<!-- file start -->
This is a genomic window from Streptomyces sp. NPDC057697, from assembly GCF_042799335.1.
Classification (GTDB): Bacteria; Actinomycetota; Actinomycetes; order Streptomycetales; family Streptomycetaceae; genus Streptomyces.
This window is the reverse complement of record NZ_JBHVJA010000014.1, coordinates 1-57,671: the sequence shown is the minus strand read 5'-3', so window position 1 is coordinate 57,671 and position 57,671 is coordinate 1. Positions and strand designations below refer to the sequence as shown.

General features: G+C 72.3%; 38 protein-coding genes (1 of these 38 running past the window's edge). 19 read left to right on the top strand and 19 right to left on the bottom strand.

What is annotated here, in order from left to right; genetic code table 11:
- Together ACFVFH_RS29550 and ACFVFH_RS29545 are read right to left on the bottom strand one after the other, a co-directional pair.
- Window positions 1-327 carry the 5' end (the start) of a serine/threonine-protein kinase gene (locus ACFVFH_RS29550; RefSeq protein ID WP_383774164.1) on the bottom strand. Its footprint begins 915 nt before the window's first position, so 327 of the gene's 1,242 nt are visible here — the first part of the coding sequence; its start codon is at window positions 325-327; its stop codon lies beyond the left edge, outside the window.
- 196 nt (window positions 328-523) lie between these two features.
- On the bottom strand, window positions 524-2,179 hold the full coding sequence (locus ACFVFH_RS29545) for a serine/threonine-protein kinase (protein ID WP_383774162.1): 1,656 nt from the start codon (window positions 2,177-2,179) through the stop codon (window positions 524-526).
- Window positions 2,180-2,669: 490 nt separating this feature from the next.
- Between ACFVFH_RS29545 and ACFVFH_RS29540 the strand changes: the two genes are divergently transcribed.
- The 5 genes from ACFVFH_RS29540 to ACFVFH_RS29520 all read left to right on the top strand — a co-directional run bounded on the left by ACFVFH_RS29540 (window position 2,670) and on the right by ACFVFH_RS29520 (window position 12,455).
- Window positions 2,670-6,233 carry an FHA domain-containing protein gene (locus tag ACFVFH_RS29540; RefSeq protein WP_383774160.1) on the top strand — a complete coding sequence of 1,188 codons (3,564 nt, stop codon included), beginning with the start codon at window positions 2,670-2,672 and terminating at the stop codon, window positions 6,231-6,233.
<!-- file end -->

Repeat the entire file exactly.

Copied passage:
This is a genomic window from Streptomyces sp. NPDC057697, from assembly GCF_042799335.1.
Classification (GTDB): Bacteria; Actinomycetota; Actinomycetes; order Streptomycetales; family Streptomycetaceae; genus Streptomyces.
This window is the reverse complement of record NZ_JBHVJA010000014.1, coordinates 1-57,671: the sequence shown is the minus strand read 5'-3', so window position 1 is coordinate 57,671 and position 57,671 is coordinate 1. Positions and strand designations below refer to the sequence as shown.

General features: G+C 72.3%; 38 protein-coding genes (1 of these 38 running past the window's edge). 19 read left to right on the top strand and 19 right to left on the bottom strand.

What is annotated here, in order from left to right; genetic code table 11:
- Together ACFVFH_RS29550 and ACFVFH_RS29545 are read right to left on the bottom strand one after the other, a co-directional pair.
- Window positions 1-327 carry the 5' end (the start) of a serine/threonine-protein kinase gene (locus ACFVFH_RS29550; RefSeq protein ID WP_383774164.1) on the bottom strand. Its footprint begins 915 nt before the window's first position, so 327 of the gene's 1,242 nt are visible here — the first part of the coding sequence; its start codon is at window positions 325-327; its stop codon lies beyond the left edge, outside the window.
- 196 nt (window positions 328-523) lie between these two features.
- On the bottom strand, window positions 524-2,179 hold the full coding sequence (locus ACFVFH_RS29545) for a serine/threonine-protein kinase (protein ID WP_383774162.1): 1,656 nt from the start codon (window positions 2,177-2,179) through the stop codon (window positions 524-526).
- Window positions 2,180-2,669: 490 nt separating this feature from the next.
- Between ACFVFH_RS29545 and ACFVFH_RS29540 the strand changes: the two genes are divergently transcribed.
- The 5 genes from ACFVFH_RS29540 to ACFVFH_RS29520 all read left to right on the top strand — a co-directional run bounded on the left by ACFVFH_RS29540 (window position 2,670) and on the right by ACFVFH_RS29520 (window position 12,455).
- Window positions 2,670-6,233 carry an FHA domain-containing protein gene (locus tag ACFVFH_RS29540; RefSeq protein WP_383774160.1) on the top strand — a complete coding sequence of 1,188 codons (3,564 nt, stop codon included), beginning with the start codon at window positions 2,670-2,672 and terminating at the stop codon, window positions 6,231-6,233.